But Arati perseveres, grows accustomed to the work and, at last, receives her first month’s salary: one hundred rupees, plus a commission. She goes into the bathroom at her office, and Ray shows her reflected in a mirror once again; this time, though, Subrata’s elbow is not there to hide her from view. A skeptical smile crosses her face, as if she’s pleased but can’t quite believe that she’s actually achieved this. The skepticism fades. She regards herself more boldly, more confidently, then raises the bills to her nose and inhales. For all of her despair over her lack of marketable skills, for all of the stress at home and on the job, she now has tangible proof that she’s capable of earning money and improving her family’s life. Ray’s message is clear: Arati has become empowered.
Her reverie is interrupted by the entrance of co-worker Edith Simmons (Vicky Redwood), the only white woman amongst the five salesgirls. “He’s given you such nice new notes, and look at these — all crumpled and dirty and smelly,” she laments, displaying her own pay. Arati suggests that they trade. After a brief show of polite resistance, Edith agrees to exchange five of her bills for five of Arati’s, then offers her an unused lipstick from her purse in thanks. Now it’s Arati’s turn to refuse. “Why not? What’s wrong with using a little lipstick? You put red here, red here. Why not here?” Edith argues, pointing to her forehead, hairline and lips in succession. Arati relents and lets her co-worker apply the makeup, although she makes sure that no one else is around and insists that she only use a little. Once more, she studies herself in the mirror, uncertain about the change in her appearance but not entirely displeased by it. She asks Edith for a tissue so that she can wipe it off, explaining, “There’ll be trouble if I use my handkerchief.” Edith obliges but also tells her to keep the lipstick: “It’s good for business.” In other words, a saleswoman must sell herself as well as her product.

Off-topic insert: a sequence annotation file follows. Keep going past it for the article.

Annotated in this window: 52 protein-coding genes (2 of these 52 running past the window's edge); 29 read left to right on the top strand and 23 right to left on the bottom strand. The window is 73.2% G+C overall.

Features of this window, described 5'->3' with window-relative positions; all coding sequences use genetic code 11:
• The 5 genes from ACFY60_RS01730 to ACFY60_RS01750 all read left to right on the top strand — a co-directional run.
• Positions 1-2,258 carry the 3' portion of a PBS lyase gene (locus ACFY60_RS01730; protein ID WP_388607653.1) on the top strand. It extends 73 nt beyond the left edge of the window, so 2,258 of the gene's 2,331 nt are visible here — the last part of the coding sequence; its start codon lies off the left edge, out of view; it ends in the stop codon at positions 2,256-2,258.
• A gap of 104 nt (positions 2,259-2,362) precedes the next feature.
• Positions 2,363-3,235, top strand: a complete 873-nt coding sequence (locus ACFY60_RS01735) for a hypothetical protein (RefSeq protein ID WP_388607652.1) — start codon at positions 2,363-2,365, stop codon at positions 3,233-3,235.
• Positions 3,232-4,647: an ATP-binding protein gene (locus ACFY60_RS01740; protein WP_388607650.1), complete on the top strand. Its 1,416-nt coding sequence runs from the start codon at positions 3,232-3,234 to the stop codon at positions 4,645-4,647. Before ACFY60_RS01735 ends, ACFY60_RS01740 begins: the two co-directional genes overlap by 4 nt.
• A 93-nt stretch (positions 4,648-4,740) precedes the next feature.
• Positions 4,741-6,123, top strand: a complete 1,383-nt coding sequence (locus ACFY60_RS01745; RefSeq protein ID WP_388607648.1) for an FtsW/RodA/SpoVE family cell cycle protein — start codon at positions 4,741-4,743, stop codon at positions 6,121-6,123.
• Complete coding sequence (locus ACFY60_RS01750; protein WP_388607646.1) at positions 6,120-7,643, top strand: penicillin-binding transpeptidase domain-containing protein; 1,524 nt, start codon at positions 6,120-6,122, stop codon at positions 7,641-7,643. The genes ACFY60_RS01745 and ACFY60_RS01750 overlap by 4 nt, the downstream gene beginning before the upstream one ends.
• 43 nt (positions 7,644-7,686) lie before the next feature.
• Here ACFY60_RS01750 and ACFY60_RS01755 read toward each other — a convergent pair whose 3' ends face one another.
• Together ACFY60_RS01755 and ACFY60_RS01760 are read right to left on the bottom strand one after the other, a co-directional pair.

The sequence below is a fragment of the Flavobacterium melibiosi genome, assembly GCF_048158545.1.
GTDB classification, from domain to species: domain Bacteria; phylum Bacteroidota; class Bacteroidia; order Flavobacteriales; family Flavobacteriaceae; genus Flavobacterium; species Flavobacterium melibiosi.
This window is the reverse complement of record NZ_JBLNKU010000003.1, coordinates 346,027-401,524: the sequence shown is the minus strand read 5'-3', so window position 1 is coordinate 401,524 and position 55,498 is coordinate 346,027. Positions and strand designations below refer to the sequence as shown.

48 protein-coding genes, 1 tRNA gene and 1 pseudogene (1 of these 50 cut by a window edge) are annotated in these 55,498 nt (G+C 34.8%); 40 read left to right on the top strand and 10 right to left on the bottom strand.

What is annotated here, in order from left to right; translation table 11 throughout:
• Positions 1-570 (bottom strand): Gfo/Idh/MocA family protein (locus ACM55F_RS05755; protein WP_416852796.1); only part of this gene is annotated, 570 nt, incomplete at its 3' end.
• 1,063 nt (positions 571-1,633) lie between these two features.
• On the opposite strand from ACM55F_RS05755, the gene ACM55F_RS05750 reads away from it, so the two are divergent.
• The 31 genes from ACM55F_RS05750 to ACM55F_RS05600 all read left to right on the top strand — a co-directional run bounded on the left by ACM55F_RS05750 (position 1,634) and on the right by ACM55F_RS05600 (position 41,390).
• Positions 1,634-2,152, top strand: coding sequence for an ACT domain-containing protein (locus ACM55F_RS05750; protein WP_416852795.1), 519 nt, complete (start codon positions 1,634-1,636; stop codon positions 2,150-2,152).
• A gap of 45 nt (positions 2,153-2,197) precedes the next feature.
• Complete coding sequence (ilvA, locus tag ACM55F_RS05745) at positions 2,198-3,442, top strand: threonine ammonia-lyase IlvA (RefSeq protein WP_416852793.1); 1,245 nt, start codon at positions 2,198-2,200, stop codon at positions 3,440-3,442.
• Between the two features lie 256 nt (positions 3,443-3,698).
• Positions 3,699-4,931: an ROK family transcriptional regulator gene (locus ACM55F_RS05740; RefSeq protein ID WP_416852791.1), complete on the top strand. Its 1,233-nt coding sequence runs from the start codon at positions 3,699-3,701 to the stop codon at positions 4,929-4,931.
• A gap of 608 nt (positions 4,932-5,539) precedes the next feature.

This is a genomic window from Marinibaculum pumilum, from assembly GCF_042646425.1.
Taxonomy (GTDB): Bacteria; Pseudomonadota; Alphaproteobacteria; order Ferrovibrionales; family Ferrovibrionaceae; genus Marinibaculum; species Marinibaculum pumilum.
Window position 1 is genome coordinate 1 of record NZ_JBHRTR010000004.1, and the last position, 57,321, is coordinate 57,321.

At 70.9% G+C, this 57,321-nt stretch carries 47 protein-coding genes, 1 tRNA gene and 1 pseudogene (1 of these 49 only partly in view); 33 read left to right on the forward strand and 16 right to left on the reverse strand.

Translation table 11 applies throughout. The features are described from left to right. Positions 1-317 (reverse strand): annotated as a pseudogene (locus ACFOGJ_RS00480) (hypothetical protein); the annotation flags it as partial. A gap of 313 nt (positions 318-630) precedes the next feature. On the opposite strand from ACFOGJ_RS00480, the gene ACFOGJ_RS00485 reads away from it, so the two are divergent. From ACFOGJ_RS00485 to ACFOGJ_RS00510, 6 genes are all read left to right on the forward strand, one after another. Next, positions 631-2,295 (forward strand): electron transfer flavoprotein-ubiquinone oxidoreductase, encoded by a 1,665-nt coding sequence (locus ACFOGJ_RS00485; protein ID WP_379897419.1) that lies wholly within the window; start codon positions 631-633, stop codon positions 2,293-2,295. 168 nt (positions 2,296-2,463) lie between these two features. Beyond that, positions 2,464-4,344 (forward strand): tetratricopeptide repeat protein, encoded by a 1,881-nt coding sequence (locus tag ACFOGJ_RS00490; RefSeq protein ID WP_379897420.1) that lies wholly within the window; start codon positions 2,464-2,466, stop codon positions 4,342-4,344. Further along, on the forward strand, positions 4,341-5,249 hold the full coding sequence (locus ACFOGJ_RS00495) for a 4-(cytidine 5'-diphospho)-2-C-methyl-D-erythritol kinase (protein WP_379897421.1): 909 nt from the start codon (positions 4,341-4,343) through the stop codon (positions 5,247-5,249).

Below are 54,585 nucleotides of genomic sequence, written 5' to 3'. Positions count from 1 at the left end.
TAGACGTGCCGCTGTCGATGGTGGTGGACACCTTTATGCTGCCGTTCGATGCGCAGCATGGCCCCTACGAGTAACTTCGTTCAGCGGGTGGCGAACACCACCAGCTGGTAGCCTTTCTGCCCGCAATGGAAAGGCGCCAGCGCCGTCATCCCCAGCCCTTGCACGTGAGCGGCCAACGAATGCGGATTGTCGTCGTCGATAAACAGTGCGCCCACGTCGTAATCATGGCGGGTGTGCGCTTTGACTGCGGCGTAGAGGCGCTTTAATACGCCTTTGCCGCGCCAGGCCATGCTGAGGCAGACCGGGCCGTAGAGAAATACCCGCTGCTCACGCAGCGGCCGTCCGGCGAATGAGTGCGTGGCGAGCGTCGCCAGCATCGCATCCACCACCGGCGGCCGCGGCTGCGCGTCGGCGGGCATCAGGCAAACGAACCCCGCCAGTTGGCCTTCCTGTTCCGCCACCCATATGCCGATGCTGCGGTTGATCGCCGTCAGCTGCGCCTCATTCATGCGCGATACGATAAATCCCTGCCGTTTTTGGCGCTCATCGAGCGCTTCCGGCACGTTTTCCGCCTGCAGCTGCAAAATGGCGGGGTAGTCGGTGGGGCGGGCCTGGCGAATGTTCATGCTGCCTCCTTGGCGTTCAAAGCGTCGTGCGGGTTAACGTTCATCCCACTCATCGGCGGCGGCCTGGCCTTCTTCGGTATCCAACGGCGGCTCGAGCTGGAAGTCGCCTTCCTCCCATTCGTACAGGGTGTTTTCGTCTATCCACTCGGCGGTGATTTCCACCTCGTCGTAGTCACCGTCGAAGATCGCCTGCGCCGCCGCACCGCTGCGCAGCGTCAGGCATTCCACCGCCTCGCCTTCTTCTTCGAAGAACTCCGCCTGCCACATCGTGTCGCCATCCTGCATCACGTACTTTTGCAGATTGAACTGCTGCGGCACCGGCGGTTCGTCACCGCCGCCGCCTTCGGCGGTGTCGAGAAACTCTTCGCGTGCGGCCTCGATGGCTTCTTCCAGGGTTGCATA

For Arati, however, the lipstick proves liberating rather than regressive. There’s a telling moment later on that takes place in front of the same bathroom mirror. Having just learned that Subrata’s bank has closed down and he’s out of a job, she decides that she must ask her boss, Mr. Mukerjee (Haradhan Bannerjee), for a raise. Blinking back tears, yet with growing determination, she applies a coat of lipstick and then marches across the hall to his office. Does she hope to win him over by making herself more attractive? It’s not impossible, but considering the boss’s attitude toward women in general and Edith in particular, it’s not likely either.
Earlier, after Edith confronted him on the other employees’ behalf and secured their commissions, Mr. Mukerjee had chastised Arati for allowing her to speak for the rest of them: “There are five of you — four Bengalis and one Anglo-Indian. So why doesn’t one of you four represent the group? Why must that Anglo-Indian be your representative?” He had gone on to describe Edith as “insolent” and told Arati, “If you had brought this proposal to me, I know you’d have put it very politely, and there’d have been no argument.” Women (that is, Bengali women) taking on leadership roles is a fine thing, an admirable thing, his words suggest — but only if they’re not too pushy about it.
In putting on the lipstick before going to see Mr. Mukerjee, Arati seems to take on some of Edith’s so-called insolence; a less biased observer might call it courage in this case. He tells her that a raise would take two or three months, mocks her threat to explore other avenues, says that she’s too impulsive. She apologizes but doesn’t back down, and in the end, it’s Mr. Mukerjee who gives in. Subsequently, when Subrata chances upon the lipstick, Arati throws it out the window. It’s a way of showing him that their marriage is more important to her than anything else, but it also holds deeper significance. Her self-assurance has grown to the point where she no longer needs such superficial trappings to boost her confidence — a far cry from an earlier scene in which she fretted over not looking as fashionable as her fellow salesgirls.